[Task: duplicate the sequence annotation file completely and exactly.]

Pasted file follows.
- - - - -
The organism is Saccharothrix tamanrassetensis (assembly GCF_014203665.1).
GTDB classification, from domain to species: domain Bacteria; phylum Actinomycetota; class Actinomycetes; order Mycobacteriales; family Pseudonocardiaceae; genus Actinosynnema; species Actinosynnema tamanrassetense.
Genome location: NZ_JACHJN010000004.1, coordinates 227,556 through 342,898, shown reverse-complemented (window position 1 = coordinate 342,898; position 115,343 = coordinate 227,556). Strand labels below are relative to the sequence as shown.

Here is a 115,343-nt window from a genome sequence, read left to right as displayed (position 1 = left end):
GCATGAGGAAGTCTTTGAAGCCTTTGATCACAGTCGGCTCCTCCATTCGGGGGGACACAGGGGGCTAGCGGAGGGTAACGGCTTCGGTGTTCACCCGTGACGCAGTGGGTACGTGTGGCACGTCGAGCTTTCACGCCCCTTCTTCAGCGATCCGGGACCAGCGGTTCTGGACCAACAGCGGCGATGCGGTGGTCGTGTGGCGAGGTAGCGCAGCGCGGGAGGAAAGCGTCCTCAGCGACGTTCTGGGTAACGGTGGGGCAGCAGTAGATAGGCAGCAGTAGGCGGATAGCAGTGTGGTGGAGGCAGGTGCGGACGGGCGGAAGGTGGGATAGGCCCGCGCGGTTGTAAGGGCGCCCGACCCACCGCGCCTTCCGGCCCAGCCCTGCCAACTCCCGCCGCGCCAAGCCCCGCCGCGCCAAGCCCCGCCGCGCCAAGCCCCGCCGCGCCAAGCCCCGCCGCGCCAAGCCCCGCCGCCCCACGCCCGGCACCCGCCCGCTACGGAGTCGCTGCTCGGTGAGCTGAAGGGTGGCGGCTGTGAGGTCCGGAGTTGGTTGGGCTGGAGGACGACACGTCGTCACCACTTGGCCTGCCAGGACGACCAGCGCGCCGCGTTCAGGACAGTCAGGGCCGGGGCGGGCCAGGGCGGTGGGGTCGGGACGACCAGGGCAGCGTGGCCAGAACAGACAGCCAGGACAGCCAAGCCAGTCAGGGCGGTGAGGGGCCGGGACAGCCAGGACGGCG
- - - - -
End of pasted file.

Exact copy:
The organism is Saccharothrix tamanrassetensis (assembly GCF_014203665.1).
GTDB classification, from domain to species: domain Bacteria; phylum Actinomycetota; class Actinomycetes; order Mycobacteriales; family Pseudonocardiaceae; genus Actinosynnema; species Actinosynnema tamanrassetense.
Genome location: NZ_JACHJN010000004.1, coordinates 227,556 through 342,898, shown reverse-complemented (window position 1 = coordinate 342,898; position 115,343 = coordinate 227,556). Strand labels below are relative to the sequence as shown.

Here is a 115,343-nt window from a genome sequence, read left to right as displayed (position 1 = left end):
GCATGAGGAAGTCTTTGAAGCCTTTGATCACAGTCGGCTCCTCCATTCGGGGGGACACAGGGGGCTAGCGGAGGGTAACGGCTTCGGTGTTCACCCGTGACGCAGTGGGTACGTGTGGCACGTCGAGCTTTCACGCCCCTTCTTCAGCGATCCGGGACCAGCGGTTCTGGACCAACAGCGGCGATGCGGTGGTCGTGTGGCGAGGTAGCGCAGCGCGGGAGGAAAGCGTCCTCAGCGACGTTCTGGGTAACGGTGGGGCAGCAGTAGATAGGCAGCAGTAGGCGGATAGCAGTGTGGTGGAGGCAGGTGCGGACGGGCGGAAGGTGGGATAGGCCCGCGCGGTTGTAAGGGCGCCCGACCCACCGCGCCTTCCGGCCCAGCCCTGCCAACTCCCGCCGCGCCAAGCCCCGCCGCGCCAAGCCCCGCCGCGCCAAGCCCCGCCGCGCCAAGCCCCGCCGCGCCAAGCCCCGCCGCCCCACGCCCGGCACCCGCCCGCTACGGAGTCGCTGCTCGGTGAGCTGAAGGGTGGCGGCTGTGAGGTCCGGAGTTGGTTGGGCTGGAGGACGACACGTCGTCACCACTTGGCCTGCCAGGACGACCAGCGCGCCGCGTTCAGGACAGTCAGGGCCGGGGCGGGCCAGGGCGGTGGGGTCGGGACGACCAGGGCAGCGTGGCCAGAACAGACAGCCAGGACAGCCAAGCCAGTCAGGGCGGTGAGGGGCCGGGACAGCCAGGACGGCG